Breakthrough Process Design

August 3, 2009

We find ourselves presented with situations where our clients are looking for “Breakthrough Performance” rather than mere “Process Improvement”. In her guest post on Jim Sinur’s blog, Elise Olding points out that many rush headlong into implementation looking for an elusive Magic Bullet (there aren’t any, but you could describe BPM initiatives as a Golden Gun). She quickly alluded to the need for a number of techniques including “Process Walkthroughs” (following the work item), through Sticky Notes or PostIt Sessions, down to and including sitting with the users and observing what they do.

While all these techniques are useful and interesting, they don’t go far enough to deliver the breakthrough improvements that customers seek. In business today, generally what is needed is not “Better Sameness” but “Transformation”. But existing processes usually focus on the needs of the company – delivering stronger management control, and reinforcing functional priorities.  

However, we believe that the best practice to deliver breakthroughs is quite different from any of these approaches. We start from a different place – the “Customer Experience” – a stance that is all about building competitive advantage. 

Process breakthroughs come from thinking about everything we do in terms of how what we do can assist in delivering a Great Customer Experience. This dynamic lens is dramatically different from the traditional process improvement approach. It has the effect of inspiring completely different insights and generating new ways of doing things (rather than paving the cow paths). Once you are standing in the shoes of the customer, you no longer see the functional bias that reinforces existing behaviors.

In the early 90s the CEO of Sony pointed out that, every manufacturer had all the parts needed for a Sony Walkman sitting on their shelves – but only Sony asked the customer what they wanted. As a result, they transformed the way we listen to music (even if they did miss the disruptive innovation of hard disk based players).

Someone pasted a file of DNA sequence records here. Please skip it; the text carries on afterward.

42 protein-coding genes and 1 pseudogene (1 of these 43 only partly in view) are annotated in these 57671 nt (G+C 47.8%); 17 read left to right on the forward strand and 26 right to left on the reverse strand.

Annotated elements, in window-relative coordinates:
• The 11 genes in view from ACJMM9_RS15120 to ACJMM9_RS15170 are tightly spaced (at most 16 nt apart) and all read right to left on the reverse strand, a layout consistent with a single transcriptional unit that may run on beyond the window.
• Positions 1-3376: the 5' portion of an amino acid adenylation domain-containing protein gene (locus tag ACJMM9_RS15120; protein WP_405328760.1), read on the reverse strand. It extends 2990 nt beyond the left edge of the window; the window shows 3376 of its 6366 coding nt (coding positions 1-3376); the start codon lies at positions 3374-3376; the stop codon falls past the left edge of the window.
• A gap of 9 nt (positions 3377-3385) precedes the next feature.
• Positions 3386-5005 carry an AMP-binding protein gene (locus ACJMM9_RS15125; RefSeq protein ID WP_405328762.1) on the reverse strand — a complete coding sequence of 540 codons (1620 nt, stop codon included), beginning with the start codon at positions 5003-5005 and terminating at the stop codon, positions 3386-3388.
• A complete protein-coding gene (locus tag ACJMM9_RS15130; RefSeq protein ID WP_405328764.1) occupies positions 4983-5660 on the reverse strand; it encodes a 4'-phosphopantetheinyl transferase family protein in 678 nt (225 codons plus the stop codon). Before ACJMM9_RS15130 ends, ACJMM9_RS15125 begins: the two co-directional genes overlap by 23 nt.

In the end, we believe that you have to build a “Transformational Vision” around what the customer values – be it an internal customer, supplier customer, partner customer or end consumer. So we will continue to use the “Customer Experience” lens as the best route to achieving breakthroughs in process performance.

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Customer Experience and the Business Process

July 1, 2009

As you are probably aware, there is a real challenge for organizations in delivering an effective customer experience. The problem is that the Customer’s “Experience” is often an afterthought in most business processes. The emphasis is usually on the internal problem being solved, not the impact that this process has on the customer. Now some of you are probably saying that all our processes are customer focused. But the reality is that very often that internal efficiency and profit (upsell/cross-sell) are the primary drivers of customer facing processes.

As I type this post, I am experiencing just such a broken process – it’s the oxymoron known as Adobe “Customer Service”. So far I have been on the phone for 50 minutes as I discover that their Adobe ConnectPro product, while delivered as a “Service” in the cloud, does not have the other elements that live up to anyone else’s idea of what the word “service” means (either with or without the capital S).